Navigation companies creating action sports cameras is a fairly new prospect but already the two big boys, Garmin and TomTom, are squaring up for a head-to-head.
Garmin recently unveiled its VIRB XE as the follow-up to its original VIRB action camera from last year. But now it's not alone as TomTom has just announced its first action cam in the Bandit.
Where does GoPro fit in with all this? The GoPro Hero4 Black Edition is a serious sports action camera but it doesn't offer what these two do - data. As data collection specialists, both Garmin and TomTom are pioneering a new way to record video, with data like speed or heart rate available in playback.
So out of these two pioneers which camera is best for you?
Both the TomTom Bandit and Garmin VIRB XE are larger than the GoPro competition but then they offer more.
The Garmin VIRB XE has its protective housing built-in meaning it can't be removed. While this protects it and keeps it waterproof at up to 50 metres deep it also allows for charging and data transfer thanks to an external connector. Both the battery and microSD memory are replaceable meaning no upper limits on storage or usage time. There is a screen for controls along with a physical record switch so you can feel if it's on or off even when head mounted.
The TomTom Bandit is totally waterproof as it is but requires an additional lens cap cover to be waterproof all the way to 50 metres. It also features a USB 3.0 connector so it can be plugged directly into a computer for access to its microSD and to charge the battery.
The Bandit is larger than the VIRB XE, a bit like Garmin's first-gen VIRB. But it also features a digital screen and controls similar to TomTom's Cardio GPS sportswatch. The barrel shape might limit the way the camera can be mounted which is why Garmin opted to shape the Virb XE more on GoPro design.
Both the Garmin VIRB XE and the TomTom Bandit are capable of shooting in 1080p at 60 frames per second or 720p at slow-motion 120fps.
The Garmin VIRB XE is able to shoot in 1440p but is limited to 30 frames per second. The VIRB XE can shoot photos at 12-megapixels.
The TomTom Bandit can shoot in 2.7K at 30fps and 4K, but it is limited to 15fps. It is also able to shoot native time lapse in 4K at 30fps. The Bandit can shoot photos at 16-megapixels.
The thing that sets these two cameras apart from the GoPro competition is the sensors. Both companies have a history of creating sports tracking kit as well as navigation gear so sensors are nothing new to them.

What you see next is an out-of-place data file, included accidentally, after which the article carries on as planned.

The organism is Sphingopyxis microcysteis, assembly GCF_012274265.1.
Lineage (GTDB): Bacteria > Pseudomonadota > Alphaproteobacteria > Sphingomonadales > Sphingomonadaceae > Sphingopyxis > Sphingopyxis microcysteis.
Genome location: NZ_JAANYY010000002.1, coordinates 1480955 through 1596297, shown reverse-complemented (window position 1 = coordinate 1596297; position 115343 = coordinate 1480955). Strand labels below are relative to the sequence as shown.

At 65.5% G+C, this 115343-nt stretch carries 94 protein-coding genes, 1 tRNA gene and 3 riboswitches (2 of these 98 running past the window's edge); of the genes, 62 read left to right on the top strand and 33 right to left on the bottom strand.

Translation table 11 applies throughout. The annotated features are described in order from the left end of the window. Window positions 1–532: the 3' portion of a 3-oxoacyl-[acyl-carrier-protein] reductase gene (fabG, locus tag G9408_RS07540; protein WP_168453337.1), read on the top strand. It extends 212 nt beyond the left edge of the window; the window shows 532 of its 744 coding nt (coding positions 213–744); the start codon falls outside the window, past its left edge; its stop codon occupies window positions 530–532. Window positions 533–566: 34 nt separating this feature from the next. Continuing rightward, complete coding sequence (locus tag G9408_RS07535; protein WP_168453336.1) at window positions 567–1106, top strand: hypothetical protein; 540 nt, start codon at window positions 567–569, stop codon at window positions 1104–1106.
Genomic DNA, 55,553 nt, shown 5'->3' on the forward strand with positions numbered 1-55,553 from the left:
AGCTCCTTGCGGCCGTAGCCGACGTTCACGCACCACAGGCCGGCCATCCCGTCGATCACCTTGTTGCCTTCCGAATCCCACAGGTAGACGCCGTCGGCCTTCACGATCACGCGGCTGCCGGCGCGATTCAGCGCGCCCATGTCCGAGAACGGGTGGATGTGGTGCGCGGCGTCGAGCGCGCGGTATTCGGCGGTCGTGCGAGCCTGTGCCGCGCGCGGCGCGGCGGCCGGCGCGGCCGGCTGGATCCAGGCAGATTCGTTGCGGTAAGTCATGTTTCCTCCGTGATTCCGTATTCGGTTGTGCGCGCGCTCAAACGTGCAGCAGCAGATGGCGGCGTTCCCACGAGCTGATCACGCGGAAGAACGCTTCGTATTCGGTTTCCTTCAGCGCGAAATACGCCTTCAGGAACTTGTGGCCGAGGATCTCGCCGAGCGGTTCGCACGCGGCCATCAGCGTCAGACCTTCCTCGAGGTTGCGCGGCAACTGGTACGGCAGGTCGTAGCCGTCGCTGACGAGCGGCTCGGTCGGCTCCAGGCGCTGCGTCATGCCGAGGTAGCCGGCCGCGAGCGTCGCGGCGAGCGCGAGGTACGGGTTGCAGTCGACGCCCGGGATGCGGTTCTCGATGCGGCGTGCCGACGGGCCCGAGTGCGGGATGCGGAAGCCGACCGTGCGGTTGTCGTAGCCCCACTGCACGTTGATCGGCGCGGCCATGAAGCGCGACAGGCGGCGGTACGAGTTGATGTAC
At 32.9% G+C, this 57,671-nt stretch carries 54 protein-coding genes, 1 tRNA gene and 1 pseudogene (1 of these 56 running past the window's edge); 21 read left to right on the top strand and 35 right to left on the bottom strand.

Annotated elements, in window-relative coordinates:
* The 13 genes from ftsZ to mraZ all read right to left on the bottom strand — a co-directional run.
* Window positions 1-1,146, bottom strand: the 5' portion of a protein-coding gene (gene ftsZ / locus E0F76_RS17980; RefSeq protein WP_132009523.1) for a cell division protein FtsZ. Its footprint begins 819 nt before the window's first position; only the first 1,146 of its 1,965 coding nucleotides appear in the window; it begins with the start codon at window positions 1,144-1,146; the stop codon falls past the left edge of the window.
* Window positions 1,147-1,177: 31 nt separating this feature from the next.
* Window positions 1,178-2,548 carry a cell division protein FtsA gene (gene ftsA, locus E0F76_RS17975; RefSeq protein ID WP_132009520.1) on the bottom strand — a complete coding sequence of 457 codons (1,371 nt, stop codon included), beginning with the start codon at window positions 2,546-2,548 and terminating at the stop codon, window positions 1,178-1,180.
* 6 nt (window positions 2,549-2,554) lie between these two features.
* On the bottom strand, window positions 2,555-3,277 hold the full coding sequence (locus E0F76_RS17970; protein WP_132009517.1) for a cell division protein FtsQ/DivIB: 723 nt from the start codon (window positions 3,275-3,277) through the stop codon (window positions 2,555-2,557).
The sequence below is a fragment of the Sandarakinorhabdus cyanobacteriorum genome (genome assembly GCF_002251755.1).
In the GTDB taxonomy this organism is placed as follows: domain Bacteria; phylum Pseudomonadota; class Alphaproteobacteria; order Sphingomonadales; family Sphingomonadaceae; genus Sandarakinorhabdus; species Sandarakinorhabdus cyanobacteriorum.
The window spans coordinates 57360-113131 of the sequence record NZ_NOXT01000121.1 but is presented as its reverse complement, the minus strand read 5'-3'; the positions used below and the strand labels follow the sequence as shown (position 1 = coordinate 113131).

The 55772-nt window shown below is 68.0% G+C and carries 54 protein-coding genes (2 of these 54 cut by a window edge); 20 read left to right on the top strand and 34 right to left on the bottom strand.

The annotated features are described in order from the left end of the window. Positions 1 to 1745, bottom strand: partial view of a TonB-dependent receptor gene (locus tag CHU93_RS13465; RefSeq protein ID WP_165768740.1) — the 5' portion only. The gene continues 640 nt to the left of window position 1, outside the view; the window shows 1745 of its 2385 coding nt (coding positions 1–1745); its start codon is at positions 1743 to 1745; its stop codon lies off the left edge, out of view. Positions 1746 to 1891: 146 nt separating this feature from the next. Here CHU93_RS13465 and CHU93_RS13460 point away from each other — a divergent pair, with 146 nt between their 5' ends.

The sensors on the Garmin VIRB XE make up a collection of data that the company calls G-Metrix. This is collected using an accelerometer, GPS, gyroscope, G-force sensor and any external sensors like heart rate monitor. The camera can connect to pretty much any Garmin sensor be it a heart rate monitor or a cycle cadence and power meter. This is thanks to ANT+, Bluetooth and Wi-Fi connectivity.
The TomTom Bandit features motion, pressure and GPS sensors to output metrics like speed, altitude, G-Force, acceleration and heart rate when connected to a monitor. Bluetooth Smart, Wi-Fi and USB 3.0 keep the camera connected.
Since both the Garmin and TomTom are about adding data metrics to the video, they both come with editing software. So if you want to overlay a video of your cycle with heart rate numbers that's an option. This is also where the two are quite different.
The Garmin VIRB XE comes with a dedicated editing suite that allows the user to choose different data icons, like a speedo, to drag and drop easily into videos which can be cut and edited. This will eventually be added to Garmin's Connect software making sharing of the videos, as well as compeititon, possible through the large community.
TomTom's software is aimed at making video editing super easy for anyone. After connecting to a smartphone, the app can automatically edit video after a shake of the phone. It does this using data so it recognises which parts of the video are action packed, using those in the final edit for the best result. This is iOS only at launch but will arrive on Android "soon". Cleverly, during editing, the data is still on the camera, only transferred and compressed for sharing via a phone once you're finished. Again, you can add metrics like g-force or speed to your video.
Both the Garmin VIRB XE and the TomTom Bandit are the only cameras to offer such detailed data metrics along with high quality video capture.
While 4K can be found on the Bandit and not on the VIRB XE, at 15fps it's not of much real use anyway, especially not for action footage.
The Garmin VIRB XE is a little smaller, arguably with a more versatile mounting system and no need to spend more on accessories to make it waterproof to 50m.
The TomTom Bandit has a higher resolution camera at 16-megapixels over the Garmin's 13-megapixels. Both cameras offer dedicated software, but TomTom's is simpler to use and will make quick editing easy for anybody.
In terms of pricing the Garmin VIRB XE is £320 and available in June, whereas the TomTom Bandit is £300 and will arrive in May.
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